Quantum mechanics is the science of subatomic particles—the building blocks of matter, including ourselves. It is one of the pillars of the 20th century scientific thinking and one of the most successful quantitative theories of nature.
Quantum mechanics concerns with the principles that describes the interaction of matter and energy in the atomic and subatomic level where the laws of classical Newtonian physics break down completely. Developed during the start of the twentieth century, quantum mechanics is the quintessential tool for calculating and predicting the results of a vast number of experiments and in creating new and advanced technologies based on the insight it provides into the behavior of atomic objects. Much of today’s information technology is possible because of quantum mechanics. It is the underlying principle for many of today’s devices, from lasers, transistors, to charge-coupled devices (CCD), to name a few. “Quantum mechanics was instrumental in predicting antimatter, understanding radioactivity (leading to nuclear power), accounting for the behavior of materials such as semiconductors, explaining superconductivity, and describing interactions such as those between light and matter (leading to the invention of the laser) and of radio waves and nuclei (leading to magnetic resonance imaging)” (Tegmark & Wheeler, 2001, p. 75). And despite of scrutiny of innumerable experiments involving “light, atoms, molecules, and solids, as well as nuclei, electrons, and other subatomic particles”, no violation of quantum mechanics has ever been detected.
As we will see later in this article, this is just the tip of the iceberg.
Humankind’s Search for Extra-terrestrial Civilizations
Sometimes I think we’re alone in the Universe, and sometimes I think we’re not. In either case the idea is quite staggering.
— Attributed to Arthur C. Clarke, celebrated science and science fiction writer, futurist, and inventor
On December 16, 2014, in the Fall Meeting of the American Geophysical Union in San Francisco, scientists announced that NASA’s Curiosity rover detected sudden spikes of methane in the Martian atmosphere. The scientists also confirmed for the first time the presence of carbon-based organic molecules in a Martian rock sample.
Why is this newsworthy?
Because this could indicate that a carbon based life-form could have existed on the Red Planet at some point during its cosmic evolution. This is also a clue that Mars may currently harbor life, possibly in a microbial form. Life as we know it on Earth, produces significant amounts of methane, thus the spikes in methane in the Martian atmosphere may signal a similar form of life on the planet. However, since methane can also be produced by geological means, the detection of methane is not directly indicative of signs of past or present life forms. Rather, it suggests the possibility that Mars once had the ingredients required for life, and might still harbor them—one only needs to know where to look. The origin of Mars’ methane has become an active area of research with missions such as Curiosity and India’s Mars Orbiter keenly measuring the changes in its abundance.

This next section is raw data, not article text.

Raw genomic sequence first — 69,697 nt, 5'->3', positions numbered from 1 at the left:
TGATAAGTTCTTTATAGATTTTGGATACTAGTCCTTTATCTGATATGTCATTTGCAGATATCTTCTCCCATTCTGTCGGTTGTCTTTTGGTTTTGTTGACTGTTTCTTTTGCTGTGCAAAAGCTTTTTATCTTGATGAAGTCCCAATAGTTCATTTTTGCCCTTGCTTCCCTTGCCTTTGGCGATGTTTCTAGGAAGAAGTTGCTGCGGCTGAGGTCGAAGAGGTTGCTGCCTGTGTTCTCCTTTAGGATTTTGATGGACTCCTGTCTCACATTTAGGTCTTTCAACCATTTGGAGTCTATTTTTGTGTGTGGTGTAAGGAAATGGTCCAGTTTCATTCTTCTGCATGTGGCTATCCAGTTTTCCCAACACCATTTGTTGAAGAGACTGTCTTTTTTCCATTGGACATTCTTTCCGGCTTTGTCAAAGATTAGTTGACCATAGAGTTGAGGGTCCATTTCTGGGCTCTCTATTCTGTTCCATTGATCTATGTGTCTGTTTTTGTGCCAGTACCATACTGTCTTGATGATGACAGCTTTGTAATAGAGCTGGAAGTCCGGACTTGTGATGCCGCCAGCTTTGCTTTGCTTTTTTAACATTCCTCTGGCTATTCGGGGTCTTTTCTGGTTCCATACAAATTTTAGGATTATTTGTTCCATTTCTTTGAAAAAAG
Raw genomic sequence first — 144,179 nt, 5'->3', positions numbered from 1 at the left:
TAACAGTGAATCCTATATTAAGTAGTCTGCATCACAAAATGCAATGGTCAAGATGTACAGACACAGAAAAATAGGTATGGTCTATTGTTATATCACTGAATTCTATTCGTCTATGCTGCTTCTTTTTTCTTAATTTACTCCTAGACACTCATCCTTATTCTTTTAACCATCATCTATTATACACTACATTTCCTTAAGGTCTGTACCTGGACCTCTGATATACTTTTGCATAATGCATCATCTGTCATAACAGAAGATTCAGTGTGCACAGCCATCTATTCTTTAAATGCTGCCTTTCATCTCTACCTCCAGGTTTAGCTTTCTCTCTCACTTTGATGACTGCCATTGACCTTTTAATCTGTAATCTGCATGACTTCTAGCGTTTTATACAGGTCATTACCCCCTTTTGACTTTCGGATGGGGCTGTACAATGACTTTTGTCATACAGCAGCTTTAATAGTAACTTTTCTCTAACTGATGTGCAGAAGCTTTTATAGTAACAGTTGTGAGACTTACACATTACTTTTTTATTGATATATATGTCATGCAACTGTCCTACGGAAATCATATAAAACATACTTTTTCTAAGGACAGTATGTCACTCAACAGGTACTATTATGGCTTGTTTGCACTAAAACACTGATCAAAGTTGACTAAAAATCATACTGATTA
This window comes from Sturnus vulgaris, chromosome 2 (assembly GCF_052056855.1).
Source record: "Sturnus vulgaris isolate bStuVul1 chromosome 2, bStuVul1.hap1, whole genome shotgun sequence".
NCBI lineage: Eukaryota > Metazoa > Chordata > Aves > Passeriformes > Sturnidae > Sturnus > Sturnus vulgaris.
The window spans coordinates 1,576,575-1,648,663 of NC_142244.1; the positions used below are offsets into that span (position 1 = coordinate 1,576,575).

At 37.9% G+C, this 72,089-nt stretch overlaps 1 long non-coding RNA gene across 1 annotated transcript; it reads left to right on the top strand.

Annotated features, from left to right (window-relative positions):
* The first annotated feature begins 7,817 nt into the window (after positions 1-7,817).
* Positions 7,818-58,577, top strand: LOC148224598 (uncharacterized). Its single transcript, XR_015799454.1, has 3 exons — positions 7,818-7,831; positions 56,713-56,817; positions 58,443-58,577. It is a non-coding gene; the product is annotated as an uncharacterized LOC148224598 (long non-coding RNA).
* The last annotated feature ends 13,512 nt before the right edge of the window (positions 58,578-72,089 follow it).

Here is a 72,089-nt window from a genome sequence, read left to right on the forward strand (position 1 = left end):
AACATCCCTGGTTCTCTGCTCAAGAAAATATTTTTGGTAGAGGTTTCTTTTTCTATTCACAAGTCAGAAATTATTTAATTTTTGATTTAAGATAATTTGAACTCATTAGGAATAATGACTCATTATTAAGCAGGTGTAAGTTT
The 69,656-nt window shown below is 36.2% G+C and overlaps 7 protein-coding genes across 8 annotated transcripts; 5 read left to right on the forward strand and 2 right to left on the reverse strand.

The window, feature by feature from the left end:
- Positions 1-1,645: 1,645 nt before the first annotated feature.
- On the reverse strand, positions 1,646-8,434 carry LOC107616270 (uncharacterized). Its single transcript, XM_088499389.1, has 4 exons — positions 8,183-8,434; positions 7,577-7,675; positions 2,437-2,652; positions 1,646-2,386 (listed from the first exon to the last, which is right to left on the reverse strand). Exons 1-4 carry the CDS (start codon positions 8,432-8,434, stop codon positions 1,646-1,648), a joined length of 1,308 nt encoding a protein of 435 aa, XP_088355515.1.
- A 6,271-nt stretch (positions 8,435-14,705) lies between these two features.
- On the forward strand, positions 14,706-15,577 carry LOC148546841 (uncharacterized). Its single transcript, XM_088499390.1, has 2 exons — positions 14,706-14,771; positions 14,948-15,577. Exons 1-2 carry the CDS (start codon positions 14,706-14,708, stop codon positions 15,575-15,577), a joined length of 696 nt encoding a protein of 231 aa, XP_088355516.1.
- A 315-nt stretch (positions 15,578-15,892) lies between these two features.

On the other hand, the answer to the question of whether intelligent life exists somewhere in the Universe is still unknown. Humankind has long been intrigued by the idea of whether life on Earth is unique in the vastness of space, or whether our Galaxy is swarming with extraterrestrial civilizations.
Today, most scientists believe that advanced life forms exist somewhere else in the Universe: In a documentary series, the famous British astrophysicist Stephen Hawking argued that it is ‘perfectly rational’ to assume intelligent life exists elsewhere in the Universe. Hawking believes that primitive life is very common but intelligent life is probably fairly rare.
It is hard to imagine that this seemingly innocuous discovery would one day become the pillar of modern observational astronomy. This article describes the journey that began fifty years ago with the discovery of CMB by Penzias and Wilson until now, when a group of scientists in the USA, by studying fluctuations in swirls of polarized light in the CMB, unearthed possible evidence that the Big Bang 2, 3 had indeed happened 13.82 billion years ago. In order to follow the progression of ideas in these fifty years, one must start at the very beginning, the Big Bang.
1 Neutral hydrogen formed about 380,000 years after the Big Bang. Prior to this time, the constant interaction between matter (electrons) and light (photons) made the universe opaque.
2 Specifically, the researchers of the Background Imaging of Cosmic Extragalactic Polarization 2 (BICEP2) experiment found evidence of inflation that caused the early universe to expand exponentially for a very short period of time. Inflation cosmology, or simply inflation, is the subject of Section 6.
3 BICEP2’s results were recently challenged by other groups. See here for details.